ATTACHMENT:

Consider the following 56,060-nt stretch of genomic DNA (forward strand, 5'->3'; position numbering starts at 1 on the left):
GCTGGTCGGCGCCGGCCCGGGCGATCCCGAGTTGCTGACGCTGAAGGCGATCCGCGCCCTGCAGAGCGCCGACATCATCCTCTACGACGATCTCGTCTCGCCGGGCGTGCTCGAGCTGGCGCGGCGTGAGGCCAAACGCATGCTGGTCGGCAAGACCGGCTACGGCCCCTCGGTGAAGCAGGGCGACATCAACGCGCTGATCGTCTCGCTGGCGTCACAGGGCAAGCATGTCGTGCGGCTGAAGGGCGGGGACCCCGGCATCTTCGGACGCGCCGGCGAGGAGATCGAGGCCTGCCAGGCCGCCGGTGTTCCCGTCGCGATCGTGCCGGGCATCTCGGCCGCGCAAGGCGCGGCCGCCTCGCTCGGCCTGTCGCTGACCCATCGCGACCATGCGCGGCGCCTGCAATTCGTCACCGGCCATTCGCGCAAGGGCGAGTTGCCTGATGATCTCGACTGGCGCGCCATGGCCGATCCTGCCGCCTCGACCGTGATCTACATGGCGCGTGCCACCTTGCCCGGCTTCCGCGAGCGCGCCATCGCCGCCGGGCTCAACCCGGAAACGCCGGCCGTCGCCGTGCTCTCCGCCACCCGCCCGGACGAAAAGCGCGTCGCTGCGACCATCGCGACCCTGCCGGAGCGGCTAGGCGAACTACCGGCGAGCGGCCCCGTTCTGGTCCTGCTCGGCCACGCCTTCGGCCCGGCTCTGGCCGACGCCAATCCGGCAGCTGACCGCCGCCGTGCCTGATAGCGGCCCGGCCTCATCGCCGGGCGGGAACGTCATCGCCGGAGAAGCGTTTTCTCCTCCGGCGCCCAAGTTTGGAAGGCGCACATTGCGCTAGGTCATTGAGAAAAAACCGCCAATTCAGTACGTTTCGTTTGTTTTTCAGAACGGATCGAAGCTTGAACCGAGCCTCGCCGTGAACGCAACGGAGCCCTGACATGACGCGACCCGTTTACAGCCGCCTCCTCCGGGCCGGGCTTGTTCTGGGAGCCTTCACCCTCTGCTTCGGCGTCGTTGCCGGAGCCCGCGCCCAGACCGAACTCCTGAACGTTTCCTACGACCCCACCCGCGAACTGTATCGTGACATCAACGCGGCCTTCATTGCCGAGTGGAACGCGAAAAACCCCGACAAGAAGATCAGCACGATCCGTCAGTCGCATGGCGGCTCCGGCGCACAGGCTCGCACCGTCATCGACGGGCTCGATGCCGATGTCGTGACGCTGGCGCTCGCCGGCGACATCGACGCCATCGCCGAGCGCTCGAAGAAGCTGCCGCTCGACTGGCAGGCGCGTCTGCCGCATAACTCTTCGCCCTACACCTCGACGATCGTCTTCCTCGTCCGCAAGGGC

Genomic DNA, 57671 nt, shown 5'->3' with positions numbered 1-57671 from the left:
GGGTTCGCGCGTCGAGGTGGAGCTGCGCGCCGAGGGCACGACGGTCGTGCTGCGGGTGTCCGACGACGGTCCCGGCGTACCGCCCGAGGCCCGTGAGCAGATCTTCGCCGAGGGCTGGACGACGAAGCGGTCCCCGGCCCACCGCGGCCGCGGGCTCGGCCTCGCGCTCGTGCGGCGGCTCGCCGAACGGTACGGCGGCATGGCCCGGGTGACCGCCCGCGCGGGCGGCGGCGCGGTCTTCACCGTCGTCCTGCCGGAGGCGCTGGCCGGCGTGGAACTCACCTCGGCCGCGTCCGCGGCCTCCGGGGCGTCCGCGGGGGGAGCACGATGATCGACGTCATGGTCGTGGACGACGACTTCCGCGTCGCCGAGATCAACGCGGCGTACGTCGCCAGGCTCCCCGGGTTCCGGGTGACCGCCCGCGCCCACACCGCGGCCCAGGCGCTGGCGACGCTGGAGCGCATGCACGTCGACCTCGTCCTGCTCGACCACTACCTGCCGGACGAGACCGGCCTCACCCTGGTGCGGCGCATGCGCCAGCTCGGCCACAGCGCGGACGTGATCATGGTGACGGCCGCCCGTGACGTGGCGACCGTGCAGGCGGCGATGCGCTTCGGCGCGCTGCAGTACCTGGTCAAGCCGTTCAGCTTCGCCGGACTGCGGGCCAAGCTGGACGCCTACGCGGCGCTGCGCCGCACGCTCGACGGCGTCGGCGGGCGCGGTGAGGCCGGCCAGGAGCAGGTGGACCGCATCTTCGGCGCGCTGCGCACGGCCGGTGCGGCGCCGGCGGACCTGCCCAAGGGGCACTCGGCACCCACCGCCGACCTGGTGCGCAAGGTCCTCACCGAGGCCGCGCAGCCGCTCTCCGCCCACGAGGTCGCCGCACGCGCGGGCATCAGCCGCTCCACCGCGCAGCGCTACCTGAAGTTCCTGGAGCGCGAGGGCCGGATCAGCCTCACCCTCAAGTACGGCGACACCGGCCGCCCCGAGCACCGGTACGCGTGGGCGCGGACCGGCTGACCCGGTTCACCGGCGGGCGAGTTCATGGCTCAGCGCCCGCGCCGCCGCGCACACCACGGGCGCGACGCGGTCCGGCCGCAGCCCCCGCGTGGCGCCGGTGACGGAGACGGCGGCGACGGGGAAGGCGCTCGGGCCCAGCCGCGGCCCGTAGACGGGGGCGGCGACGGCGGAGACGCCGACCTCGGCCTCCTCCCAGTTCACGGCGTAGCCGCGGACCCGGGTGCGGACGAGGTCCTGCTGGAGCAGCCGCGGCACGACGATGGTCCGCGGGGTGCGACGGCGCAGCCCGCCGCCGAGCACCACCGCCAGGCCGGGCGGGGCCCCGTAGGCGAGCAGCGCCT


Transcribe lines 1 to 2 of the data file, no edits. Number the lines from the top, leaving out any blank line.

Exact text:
Consider the following 56,060-nt stretch of genomic DNA (forward strand, 5'->3'; position numbering starts at 1 on the left):
GCTGGTCGGCGCCGGCCCGGGCGATCCCGAGTTGCTGACGCTGAAGGCGATCCGCGCCCTGCAGAGCGCCGACATCATCCTCTACGACGATCTCGTCTCGCCGGGCGTGCTCGAGCTGGCGCGGCGTGAGGCCAAACGCATGCTGGTCGGCAAGACCGGCTACGGCCCCTCGGTGAAGCAGGGCGACATCAACGCGCTGATCGTCTCGCTGGCGTCACAGGGCAAGCATGTCGTGCGGCTGAAGGGCGGGGACCCCGGCATCTTCGGACGCGCCGGCGAGGAGATCGAGGCCTGCCAGGCCGCCGGTGTTCCCGTCGCGATCGTGCCGGGCATCTCGGCCGCGCAAGGCGCGGCCGCCTCGCTCGGCCTGTCGCTGACCCATCGCGACCATGCGCGGCGCCTGCAATTCGTCACCGGCCATTCGCGCAAGGGCGAGTTGCCTGATGATCTCGACTGGCGCGCCATGGCCGATCCTGCCGCCTCGACCGTGATCTACATGGCGCGTGCCACCTTGCCCGGCTTCCGCGAGCGCGCCATCGCCGCCGGGCTCAACCCGGAAACGCCGGCCGTCGCCGTGCTCTCCGCCACCCGCCCGGACGAAAAGCGCGTCGCTGCGACCATCGCGACCCTGCCGGAGCGGCTAGGCGAACTACCGGCGAGCGGCCCCGTTCTGGTCCTGCTCGGCCACGCCTTCGGCCCGGCTCTGGCCGACGCCAATCCGGCAGCTGACCGCCGCCGTGCCTGATAGCGGCCCGGCCTCATCGCCGGGCGGGAACGTCATCGCCGGAGAAGCGTTTTCTCCTCCGGCGCCCAAGTTTGGAAGGCGCACATTGCGCTAGGTCATTGAGAAAAAACCGCCAATTCAGTACGTTTCGTTTGTTTTTCAGAACGGATCGAAGCTTGAACCGAGCCTCGCCGTGAACGCAACGGAGCCCTGACATGACGCGACCCGTTTACAGCCGCCTCCTCCGGGCCGGGCTTGTTCTGGGAGCCTTCACCCTCTGCTTCGGCGTCGTTGCCGGAGCCCGCGCCCAGACCGAACTCCTGAACGTTTCCTACGACCCCACCCGCGAACTGTATCGTGACATCAACGCGGCCTTCATTGCCGAGTGGAACGCGAAAAACCCCGACAAGAAGATCAGCACGATCCGTCAGTCGCATGGCGGCTCCGGCGCACAGGCTCGCACCGTCATCGACGGGCTCGATGCCGATGTCGTGACGCTGGCGCTCGCCGGCGACATCGACGCCATCGCCGAGCGCTCGAAGAAGCTGCCGCTCGACTGGCAGGCGCGTCTGCCGCATAACTCTTCGCCCTACACCTCGACGATCGTCTTCCTCGTCCGCAAGGGC